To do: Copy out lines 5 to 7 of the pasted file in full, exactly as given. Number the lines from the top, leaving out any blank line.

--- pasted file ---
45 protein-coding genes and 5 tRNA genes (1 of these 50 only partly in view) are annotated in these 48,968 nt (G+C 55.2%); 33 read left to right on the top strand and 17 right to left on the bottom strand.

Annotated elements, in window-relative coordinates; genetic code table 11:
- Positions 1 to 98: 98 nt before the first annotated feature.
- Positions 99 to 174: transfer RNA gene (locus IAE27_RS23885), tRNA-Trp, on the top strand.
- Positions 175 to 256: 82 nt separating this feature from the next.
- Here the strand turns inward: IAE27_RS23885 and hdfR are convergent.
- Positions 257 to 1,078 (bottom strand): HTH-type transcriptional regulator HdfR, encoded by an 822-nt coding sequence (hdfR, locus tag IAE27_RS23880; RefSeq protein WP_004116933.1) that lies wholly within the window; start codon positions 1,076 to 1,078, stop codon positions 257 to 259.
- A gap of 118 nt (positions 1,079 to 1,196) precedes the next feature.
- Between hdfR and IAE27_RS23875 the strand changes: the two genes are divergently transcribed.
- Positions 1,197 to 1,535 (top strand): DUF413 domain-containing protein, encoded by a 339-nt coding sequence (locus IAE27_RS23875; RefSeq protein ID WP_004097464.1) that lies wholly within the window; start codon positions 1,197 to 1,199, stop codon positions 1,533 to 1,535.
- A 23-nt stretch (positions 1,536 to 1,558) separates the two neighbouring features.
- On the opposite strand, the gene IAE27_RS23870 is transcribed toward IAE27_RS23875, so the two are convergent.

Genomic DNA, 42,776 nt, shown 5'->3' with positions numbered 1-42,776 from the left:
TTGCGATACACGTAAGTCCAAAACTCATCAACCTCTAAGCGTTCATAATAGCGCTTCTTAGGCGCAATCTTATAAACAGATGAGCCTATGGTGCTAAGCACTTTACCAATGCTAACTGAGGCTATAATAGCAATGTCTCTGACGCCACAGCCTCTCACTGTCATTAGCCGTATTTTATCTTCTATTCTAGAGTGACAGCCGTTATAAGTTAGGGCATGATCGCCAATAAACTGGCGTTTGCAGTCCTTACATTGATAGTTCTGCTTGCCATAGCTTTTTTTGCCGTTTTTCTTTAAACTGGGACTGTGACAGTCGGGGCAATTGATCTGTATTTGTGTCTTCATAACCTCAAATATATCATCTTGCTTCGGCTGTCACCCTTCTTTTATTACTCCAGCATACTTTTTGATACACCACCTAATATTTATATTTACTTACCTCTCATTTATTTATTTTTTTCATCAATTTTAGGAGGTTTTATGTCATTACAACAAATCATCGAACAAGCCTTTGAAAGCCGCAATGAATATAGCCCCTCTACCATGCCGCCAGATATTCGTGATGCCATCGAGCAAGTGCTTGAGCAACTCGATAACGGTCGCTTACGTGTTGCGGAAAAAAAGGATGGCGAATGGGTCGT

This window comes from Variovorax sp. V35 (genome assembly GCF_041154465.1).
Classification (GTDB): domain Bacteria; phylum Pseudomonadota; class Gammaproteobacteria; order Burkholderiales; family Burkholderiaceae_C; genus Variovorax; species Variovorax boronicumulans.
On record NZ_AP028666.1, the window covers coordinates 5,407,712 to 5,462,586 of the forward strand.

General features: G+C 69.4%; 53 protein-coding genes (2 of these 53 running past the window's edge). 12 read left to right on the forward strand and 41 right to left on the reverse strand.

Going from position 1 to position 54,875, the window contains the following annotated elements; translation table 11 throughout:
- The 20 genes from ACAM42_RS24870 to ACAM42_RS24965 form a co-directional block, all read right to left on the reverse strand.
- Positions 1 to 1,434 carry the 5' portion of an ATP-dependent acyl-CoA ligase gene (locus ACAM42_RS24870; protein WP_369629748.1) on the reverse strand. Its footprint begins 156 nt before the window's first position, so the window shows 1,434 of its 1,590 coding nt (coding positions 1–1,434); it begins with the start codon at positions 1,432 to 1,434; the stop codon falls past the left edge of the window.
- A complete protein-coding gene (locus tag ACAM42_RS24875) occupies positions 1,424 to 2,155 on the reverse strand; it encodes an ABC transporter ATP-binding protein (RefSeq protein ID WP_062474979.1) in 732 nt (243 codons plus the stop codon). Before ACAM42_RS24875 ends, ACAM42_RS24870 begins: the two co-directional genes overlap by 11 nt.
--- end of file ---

- Positions 175 to 256: 82 nt separating this feature from the next.
- Here the strand turns inward: IAE27_RS23885 and hdfR are convergent.
- Positions 257 to 1,078 (bottom strand): HTH-type transcriptional regulator HdfR, encoded by an 822-nt coding sequence (hdfR, locus tag IAE27_RS23880; RefSeq protein WP_004116933.1) that lies wholly within the window; start codon positions 1,076 to 1,078, stop codon positions 257 to 259.